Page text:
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UKRAINE

Austria’s Nehammer to visit Zelensky in Ukraine

The plans were announced on Tuesday following reports of atrocities committed against Ukrainian civilians in the town of Bucha, a suburb of Kyiv.

Austria's Chancellor Karl Nehammer. Photo: Geert Vanden WIJNGAERT / POOL / AFP)
Austria's Chancellor Karl Nehammer. Photo: Geert Vanden WIJNGAERT / POOL / AFP)

Austrian Federal Chancellor Karl Nehammer is planning to visit President Volodymyr Zelenskiy in Ukraine in the coming days.

Nehammer will make the journey with the aim to “continue to provide Ukraine with the best possible humanitarian and political support”, although details about the trip are limited due to “security reasons”.

Last month, Zelenskiy was denied permission to address the Austrian parliament on the grounds that Austria is a neutral country but Nehammer spoke with Zelenskiy in a phone call on Monday night.

EXPLAINED: Why Austria won’t allow Ukraine’s Zelensky to speak before parliament

On Tuesday he then confirmed he will travel to Ukraine to meet with Zelenskiy. 

In a Tweet Nehammer said: “I was on the phone with the President @ZelenskyyUa yesterday. We have discussed that I will travel to #Ukraine to get an idea of the situation on site and to talk about further assistance.”

FOR MEMBERS: EXPLAINED: How reliant is Austria on Russia for energy?

According to the Kurier, Austria has already provided Ukraine with more than €17.5 million from the Foreign Disaster Fund, as well as 10,000 helmets and over 9,100 protective vests for civilian use. 

EU Commission President Ursula von der Leyen and EU Foreign Policy Representative Josep Borrell will also travel to Kyiv this week.

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UKRAINE

REVEALED: What is Austria’s emergency plan if Russia cuts gas supply?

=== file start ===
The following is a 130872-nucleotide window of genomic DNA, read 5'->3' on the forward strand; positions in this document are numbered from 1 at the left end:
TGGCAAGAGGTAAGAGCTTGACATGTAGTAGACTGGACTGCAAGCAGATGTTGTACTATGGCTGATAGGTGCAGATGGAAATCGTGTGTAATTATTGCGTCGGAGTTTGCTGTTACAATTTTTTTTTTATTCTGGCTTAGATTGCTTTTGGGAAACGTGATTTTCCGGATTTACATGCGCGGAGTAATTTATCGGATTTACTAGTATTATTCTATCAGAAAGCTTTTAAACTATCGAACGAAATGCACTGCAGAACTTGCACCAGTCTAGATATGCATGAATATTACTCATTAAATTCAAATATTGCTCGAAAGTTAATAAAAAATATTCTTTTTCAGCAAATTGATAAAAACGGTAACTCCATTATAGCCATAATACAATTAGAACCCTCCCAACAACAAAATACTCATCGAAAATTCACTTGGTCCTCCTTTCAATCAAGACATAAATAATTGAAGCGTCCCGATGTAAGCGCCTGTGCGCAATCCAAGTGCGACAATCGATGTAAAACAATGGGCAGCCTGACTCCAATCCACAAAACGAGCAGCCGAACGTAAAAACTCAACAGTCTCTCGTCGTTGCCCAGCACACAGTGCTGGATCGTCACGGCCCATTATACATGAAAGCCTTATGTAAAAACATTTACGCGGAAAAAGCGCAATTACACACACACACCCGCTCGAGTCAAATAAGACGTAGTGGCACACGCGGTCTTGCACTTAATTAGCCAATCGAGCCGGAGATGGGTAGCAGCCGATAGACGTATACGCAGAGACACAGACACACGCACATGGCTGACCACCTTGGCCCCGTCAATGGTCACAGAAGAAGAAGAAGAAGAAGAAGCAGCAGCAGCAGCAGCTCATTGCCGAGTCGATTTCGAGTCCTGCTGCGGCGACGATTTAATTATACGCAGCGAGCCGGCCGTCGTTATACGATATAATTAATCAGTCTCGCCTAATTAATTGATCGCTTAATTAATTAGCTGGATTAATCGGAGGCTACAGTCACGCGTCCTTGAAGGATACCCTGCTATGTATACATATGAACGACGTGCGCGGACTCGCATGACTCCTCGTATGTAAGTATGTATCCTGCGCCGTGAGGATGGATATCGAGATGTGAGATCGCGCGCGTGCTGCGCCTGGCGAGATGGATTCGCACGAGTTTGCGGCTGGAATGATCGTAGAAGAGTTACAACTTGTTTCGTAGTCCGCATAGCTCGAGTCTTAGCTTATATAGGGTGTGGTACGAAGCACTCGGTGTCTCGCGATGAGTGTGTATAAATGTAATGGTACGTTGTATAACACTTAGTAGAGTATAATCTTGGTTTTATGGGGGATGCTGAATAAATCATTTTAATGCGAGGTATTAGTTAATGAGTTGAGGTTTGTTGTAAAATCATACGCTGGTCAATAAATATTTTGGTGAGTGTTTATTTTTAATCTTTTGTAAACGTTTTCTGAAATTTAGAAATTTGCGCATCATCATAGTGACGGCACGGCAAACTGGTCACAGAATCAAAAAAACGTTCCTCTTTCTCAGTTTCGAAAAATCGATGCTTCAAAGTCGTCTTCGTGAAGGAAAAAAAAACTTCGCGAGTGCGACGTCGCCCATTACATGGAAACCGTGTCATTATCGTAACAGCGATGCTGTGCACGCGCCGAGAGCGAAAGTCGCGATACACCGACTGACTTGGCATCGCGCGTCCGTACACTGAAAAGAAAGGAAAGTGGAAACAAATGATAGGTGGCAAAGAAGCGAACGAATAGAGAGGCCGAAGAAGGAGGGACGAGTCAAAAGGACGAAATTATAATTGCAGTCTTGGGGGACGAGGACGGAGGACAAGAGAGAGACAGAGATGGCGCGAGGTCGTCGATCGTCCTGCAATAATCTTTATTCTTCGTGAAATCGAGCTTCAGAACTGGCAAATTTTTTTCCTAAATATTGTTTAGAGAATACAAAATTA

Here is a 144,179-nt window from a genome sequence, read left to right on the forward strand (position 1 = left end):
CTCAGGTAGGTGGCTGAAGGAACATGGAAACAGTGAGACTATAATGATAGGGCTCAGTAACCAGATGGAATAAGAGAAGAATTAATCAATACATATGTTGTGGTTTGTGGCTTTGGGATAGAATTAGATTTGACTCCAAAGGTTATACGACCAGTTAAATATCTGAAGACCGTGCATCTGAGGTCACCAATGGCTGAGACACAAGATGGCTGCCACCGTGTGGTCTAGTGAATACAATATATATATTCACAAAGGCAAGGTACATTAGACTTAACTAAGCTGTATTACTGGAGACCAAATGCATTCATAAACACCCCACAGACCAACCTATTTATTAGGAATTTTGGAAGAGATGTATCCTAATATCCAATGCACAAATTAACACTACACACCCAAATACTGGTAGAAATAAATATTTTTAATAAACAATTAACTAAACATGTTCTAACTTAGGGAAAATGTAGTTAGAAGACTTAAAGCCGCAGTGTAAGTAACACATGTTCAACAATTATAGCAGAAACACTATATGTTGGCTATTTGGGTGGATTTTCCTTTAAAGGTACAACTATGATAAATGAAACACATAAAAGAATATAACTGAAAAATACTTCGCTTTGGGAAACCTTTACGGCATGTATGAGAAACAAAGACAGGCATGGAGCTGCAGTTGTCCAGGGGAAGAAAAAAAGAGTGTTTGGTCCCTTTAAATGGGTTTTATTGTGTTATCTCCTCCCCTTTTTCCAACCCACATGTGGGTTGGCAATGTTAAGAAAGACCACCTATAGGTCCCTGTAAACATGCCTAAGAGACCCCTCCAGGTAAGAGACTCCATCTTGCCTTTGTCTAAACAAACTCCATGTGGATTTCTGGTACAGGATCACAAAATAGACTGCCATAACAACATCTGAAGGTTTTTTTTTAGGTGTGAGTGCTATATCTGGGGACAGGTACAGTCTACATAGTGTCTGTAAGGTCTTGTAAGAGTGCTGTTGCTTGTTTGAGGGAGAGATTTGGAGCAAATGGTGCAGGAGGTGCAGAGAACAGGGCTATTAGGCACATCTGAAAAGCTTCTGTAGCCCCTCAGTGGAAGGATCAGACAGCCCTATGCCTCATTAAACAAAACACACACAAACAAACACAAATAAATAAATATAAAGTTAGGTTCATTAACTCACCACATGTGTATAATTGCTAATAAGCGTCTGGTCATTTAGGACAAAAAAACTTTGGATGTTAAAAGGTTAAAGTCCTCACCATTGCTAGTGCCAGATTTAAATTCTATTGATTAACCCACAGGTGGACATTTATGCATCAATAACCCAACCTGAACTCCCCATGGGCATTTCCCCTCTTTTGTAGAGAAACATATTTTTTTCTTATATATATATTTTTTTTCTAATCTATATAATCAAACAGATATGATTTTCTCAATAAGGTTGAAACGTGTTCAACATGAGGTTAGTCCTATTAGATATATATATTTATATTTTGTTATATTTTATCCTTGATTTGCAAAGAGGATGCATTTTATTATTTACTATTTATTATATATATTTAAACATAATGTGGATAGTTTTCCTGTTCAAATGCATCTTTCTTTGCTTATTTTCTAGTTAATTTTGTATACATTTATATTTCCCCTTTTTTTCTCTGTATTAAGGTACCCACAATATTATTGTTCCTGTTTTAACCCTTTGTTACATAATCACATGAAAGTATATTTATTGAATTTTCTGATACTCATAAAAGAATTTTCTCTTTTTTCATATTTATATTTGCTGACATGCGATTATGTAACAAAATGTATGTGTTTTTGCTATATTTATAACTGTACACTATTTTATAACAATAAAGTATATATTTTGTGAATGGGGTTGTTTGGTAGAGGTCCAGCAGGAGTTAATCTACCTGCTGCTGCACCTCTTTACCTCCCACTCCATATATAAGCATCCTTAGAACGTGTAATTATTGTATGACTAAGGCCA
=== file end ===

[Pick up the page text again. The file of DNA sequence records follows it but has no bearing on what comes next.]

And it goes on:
Amid fears about what would happen if gas supplies to Austria were disrupted, the Federal Government has put together a package of measures to create a strategic gas reserve.

REVEALED: What is Austria's emergency plan if Russia cuts gas supply?

It has been well reported that Austria is heavily reliant on Russian natural gas – but what would happen if supplies were suspended or stopped altogether?

Austria sources 80 percent of its gas from Russia, so the country would be seriously impacted if supplies were disrupted due to the war in Ukraine, a breakdown of diplomatic relations or any other unforeseen event. 

This is why the Federal Government has now unveiled a package of measures to protect Austria’s gas reserves in the event of an energy emergency.

READ MORE: ‘An unprecedented situation’: How would a gas embargo impact Austria?

What is in the package?

Energy Minister Leonore Gewessler and Finance Minister Magnus Brunner presented the plans following a meeting in the Council of Ministers on Wednesday, May 18th.

The most important points include an increase of the strategic gas reserve by 7.4 terawatt hours (TWh) to 20 TWh. This would cover Austria’s gas consumption for two winter months but the additional gas would not be sourced from Russia, according to the Kronen Zeitung

Gewessler said: “This measure will significantly reduce dependence on Russian gas.”

Increasing the strategic reserve with non-Russian supplies will reduce Austria’s dependence on Russian gas to 70 percent, Gewessler added.

Additionally, gas storage facilities located in Austria – such as the Haidach facility in Salzburg – must be connected to the Austrian gas grid. Haidach, which is supplied by Gasprom, is currently only connected to Germany’s pipeline network and has not been refilled for some time.

Finally, any unused gas in company storage facilities should be surrendered to the government if needed. Companies will be financially compensated for this.

READ ALSO: Austrian Economy Minister says gas embargo would be ‘red line’

What about next winter?

Federal Chancellor Karl Nehammer has already said that gas storage facilities in Austria have to be 80 percent full before the next autumn and winter season.

The storage level is currently at 26 percent, reports Der Standard.

Gewessler also appealed to the Austrian public to make changes to help reduce the dependence on gas for energy, calling for more gas boilers to be replaced with other heating systems.

She said: “Together we are strong and together we can achieve this feat.”

READ MORE: What would an embargo on Russian oil mean for Austria?

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